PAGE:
replacement value. According to the Chief of NASA'S Facility Mainte-
                             nance Management Branch, the correction of deficiencies usually costs
                             much more than a preventive maintenance program would have cost.


Critical Financial           NASA headquarter’s   lack of guidance concerning the establishment of
Management Information        comprehensive maintenance management systems has contributed to
                              facility maintenance problems. Without that guidance, some centers
Is Currently Not Available   ‘have maintenance management systems that do not provide adequate
                              information to plan, budget, schedule, and report on maintenance activi-
                              ties and needs.

                             To make informed and reliable maintenance decisions NASA center direc-
                             tors need accurate budgeting and accounting data. Historically, NASA
                             centers have not based their maintenance budgets on actual need.
                             Without a clear understanding of their total maintenance requirements,
                             center directors are unable to determine the total resources that should
                             be allocated to facility maintenance. None of the centers accurately
                             accounted for their facility maintenance expenditures. Center
                             accounting systems did not accurately identify maintenance charged
                             directly to research and development programs or performed under
                             facility operation contracts. Because of these information voids, center
                             directors cannot properly oversee maintenance activities.

                             Moreover, without knowing its overall facility maintenance require-
                             ments or the resources being used to meet these requirements, NASA
                             cannot make reliable maintenance budget decisions.



                             Page 4                                      GAO/NSIAB91-34 Facility Maintenance
                           ExecutiveSummary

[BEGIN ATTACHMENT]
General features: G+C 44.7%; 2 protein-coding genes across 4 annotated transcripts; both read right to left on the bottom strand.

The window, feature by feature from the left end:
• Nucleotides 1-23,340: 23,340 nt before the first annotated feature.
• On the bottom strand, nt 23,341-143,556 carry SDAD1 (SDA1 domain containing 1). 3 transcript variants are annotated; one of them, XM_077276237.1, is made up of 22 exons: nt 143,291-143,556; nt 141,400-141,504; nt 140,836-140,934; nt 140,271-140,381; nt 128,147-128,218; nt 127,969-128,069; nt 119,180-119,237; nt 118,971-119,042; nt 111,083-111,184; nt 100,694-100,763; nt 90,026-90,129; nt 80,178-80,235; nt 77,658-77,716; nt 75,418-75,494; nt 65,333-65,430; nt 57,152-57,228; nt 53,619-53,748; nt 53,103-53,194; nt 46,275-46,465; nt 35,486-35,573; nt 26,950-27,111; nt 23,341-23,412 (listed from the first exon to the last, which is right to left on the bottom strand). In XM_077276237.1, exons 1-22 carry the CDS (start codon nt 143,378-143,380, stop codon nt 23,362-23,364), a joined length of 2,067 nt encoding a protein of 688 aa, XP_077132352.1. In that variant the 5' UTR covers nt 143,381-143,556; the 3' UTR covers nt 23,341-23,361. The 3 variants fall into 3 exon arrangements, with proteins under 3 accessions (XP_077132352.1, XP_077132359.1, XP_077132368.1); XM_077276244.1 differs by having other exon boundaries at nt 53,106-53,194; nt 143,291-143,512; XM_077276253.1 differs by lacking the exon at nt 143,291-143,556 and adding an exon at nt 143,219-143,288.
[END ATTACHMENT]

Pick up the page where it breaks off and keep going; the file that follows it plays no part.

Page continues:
Efforts to Focus on        NASA has recognized that maintenance of centers’ facilities is a growing

Facility Maintenance       problem. As a result, NASA created the Facilities Maintenance Manage-
                           ment Branch, which, during the past 2 years, has worked with the cen-
                           ters to begin to define their total maintenance needs and assess the
                           condition of their facilities. NASA has also highlighted its need for better
                           facility maintenance in its fiscal year 1989 Financial Integrity Act
                           report and in a September 1989 presentation to the Office of Manage-
             1             ment and Budget.


                           In order to ensure NASA center facilities are properly maintained,
Recommendations            recommends that the NASA Administrator:
                                                                                                GAO



                       . Establish standards to guide centers in the development of comprehen-
                         sive maintenance management systems that include all the information
                         needed to identify maintenance needs and plan, budget, schedule, and
                         report maintenance requirements.
                       l Direct centers to allocate funds to maintenance in accordance with the
                         annual 2 to 4 percent of facility replacement value recommended by the
                         National Research Council, or at a minimum to demonstrate that suffi-
                         cient funds are allocated to maintain center facilities at least at a
                         “steady state” condition.
                       l Direct the centers to conduct annual surveys to determine the centers’
                         respective maintenance and repair requirements.
                       l Emphasize responsibility for protecting centers’ facilities by making
                         facility maintenance a critical element in annual objectives established
                         for directors of the centers and heads of headquarters program offices.

                           GAO  also recommends that the Administrator direct the centers to